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Topics: Economic cost (52%)

1 Citations


Open accessPosted Content
Reza Sameni1Institutions (1)
Abstract: A model-based signal processing framework is proposed for pandemic trend forecasting and control by using non-pharmaceutical interventions (NPI) at regional and country levels worldwide. The control objective is to prescribe quantifiable NPI strategies at different levels of stringency, which balance between human factors (such as new cases and death rates) and cost of intervention per region/country. Due to the significant differences in infrastructures and priorities of regions and countries, strategists are given the flexibility to weight between different NPIs, and to select the desired balance between the human factor and overall NPI cost. The proposed framework is based on a \textit{finite-horizon optimal control} (FHOC) formulation of the bi-objective problem and the FHOC is numerically solved by using an ad hoc \textit{extended Kalman filtering/smoothing} framework. The algorithm enables strategists to select the desired balance between the human factor and NPI cost with a set of weights and parameters. The parameters of the model, are partially selected by epidemiological facts from COVID-19 studies, and partially trained by using machine learning techniques. The developed algorithm is applied on real global data from the Oxford COVID-19 Government Response Tracker project, which has categorized and quantified the regional responses to the pandemic for more than 300 countries and regions worldwide, since January 2020. This dataset has been used for NPI-based prediction and prescription during the XPRIZE Pandemic Response Challenge. The source codes developed for the proposed method are provided online.

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1 Citations


Open accessJournal ArticleDOI: 10.1007/S42979-021-00540-9
Risto Miikkulainen1Institutions (1)
23 Mar 2021-
Abstract: The main power of artificial intelligence is not in modeling what we already know, but in creating solutions that are new. Such solutions exist in extremely large, high-dimensional, and complex search spaces. Population-based search techniques, i.e. variants of evolutionary computation, are well suited to finding them. These techniques make it possible to find creative solutions to practical problems in the real world, making creative AI through evolutionary computation the likely “next deep learning.”

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Topics: Neuroevolution (62%), Evolutionary computation (61%), Population (53%)

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57 results found


Open accessProceedings Article
Diederik P. Kingma1, Jimmy Ba2Institutions (2)
01 Jan 2015-
Abstract: We introduce Adam, an algorithm for first-order gradient-based optimization of stochastic objective functions, based on adaptive estimates of lower-order moments. The method is straightforward to implement, is computationally efficient, has little memory requirements, is invariant to diagonal rescaling of the gradients, and is well suited for problems that are large in terms of data and/or parameters. The method is also appropriate for non-stationary objectives and problems with very noisy and/or sparse gradients. The hyper-parameters have intuitive interpretations and typically require little tuning. Some connections to related algorithms, on which Adam was inspired, are discussed. We also analyze the theoretical convergence properties of the algorithm and provide a regret bound on the convergence rate that is comparable to the best known results under the online convex optimization framework. Empirical results demonstrate that Adam works well in practice and compares favorably to other stochastic optimization methods. Finally, we discuss AdaMax, a variant of Adam based on the infinity norm.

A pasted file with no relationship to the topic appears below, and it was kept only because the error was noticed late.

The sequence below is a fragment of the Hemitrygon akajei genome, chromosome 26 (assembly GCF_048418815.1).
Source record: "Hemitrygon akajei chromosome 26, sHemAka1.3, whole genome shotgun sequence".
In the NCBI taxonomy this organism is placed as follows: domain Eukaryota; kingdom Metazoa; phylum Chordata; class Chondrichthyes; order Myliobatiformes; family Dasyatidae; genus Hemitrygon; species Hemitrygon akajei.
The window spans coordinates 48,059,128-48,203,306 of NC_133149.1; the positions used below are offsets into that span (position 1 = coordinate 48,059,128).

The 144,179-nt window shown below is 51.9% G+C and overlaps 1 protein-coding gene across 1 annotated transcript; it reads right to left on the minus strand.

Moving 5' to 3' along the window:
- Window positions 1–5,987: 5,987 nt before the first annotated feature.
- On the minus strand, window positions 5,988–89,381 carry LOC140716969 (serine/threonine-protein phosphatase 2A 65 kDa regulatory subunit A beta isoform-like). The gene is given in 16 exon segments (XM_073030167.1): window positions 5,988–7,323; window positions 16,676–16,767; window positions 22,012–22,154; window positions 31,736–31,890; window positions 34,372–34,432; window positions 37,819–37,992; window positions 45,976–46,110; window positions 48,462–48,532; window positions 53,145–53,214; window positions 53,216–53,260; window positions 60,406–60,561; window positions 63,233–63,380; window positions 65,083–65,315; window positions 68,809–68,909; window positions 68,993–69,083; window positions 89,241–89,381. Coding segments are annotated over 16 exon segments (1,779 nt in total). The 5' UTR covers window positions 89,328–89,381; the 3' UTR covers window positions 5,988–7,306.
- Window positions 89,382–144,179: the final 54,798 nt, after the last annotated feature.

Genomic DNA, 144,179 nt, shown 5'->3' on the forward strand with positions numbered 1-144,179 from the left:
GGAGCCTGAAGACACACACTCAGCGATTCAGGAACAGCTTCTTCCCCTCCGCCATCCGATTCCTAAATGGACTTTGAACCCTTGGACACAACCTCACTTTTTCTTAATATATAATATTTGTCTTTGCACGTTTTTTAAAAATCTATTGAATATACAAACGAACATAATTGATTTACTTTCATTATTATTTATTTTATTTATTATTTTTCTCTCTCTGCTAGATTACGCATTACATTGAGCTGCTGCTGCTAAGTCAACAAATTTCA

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Topics: Stochastic optimization (63%), Convex optimization (54%), Rate of convergence (52%) ... read more

78,539 Citations


Journal ArticleDOI: 10.1162/NECO.1997.9.8.1735
Sepp Hochreiter1, Jürgen Schmidhuber2Institutions (2)
01 Nov 1997-Neural Computation
Abstract: Learning to store information over extended time intervals by recurrent backpropagation takes a very long time, mostly because of insufficient, decaying error backflow. We briefly review Hochreiter's (1991) analysis of this problem, then address it by introducing a novel, efficient, gradient based method called long short-term memory (LSTM). Truncating the gradient where this does not do harm, LSTM can learn to bridge minimal time lags in excess of 1000 discrete-time steps by enforcing constant error flow through constant error carousels within special units. Multiplicative gate units learn to open and close access to the constant error flow. LSTM is local in space and time; its computational complexity per time step and weight is O. 1. Our experiments with artificial data involve local, distributed, real-valued, and noisy pattern representations. In comparisons with real-time recurrent learning, back propagation through time, recurrent cascade correlation, Elman nets, and neural sequence chunking, LSTM leads to many more successful runs, and learns much faster. LSTM also solves complex, artificial long-time-lag tasks that have never been solved by previous recurrent network algorithms.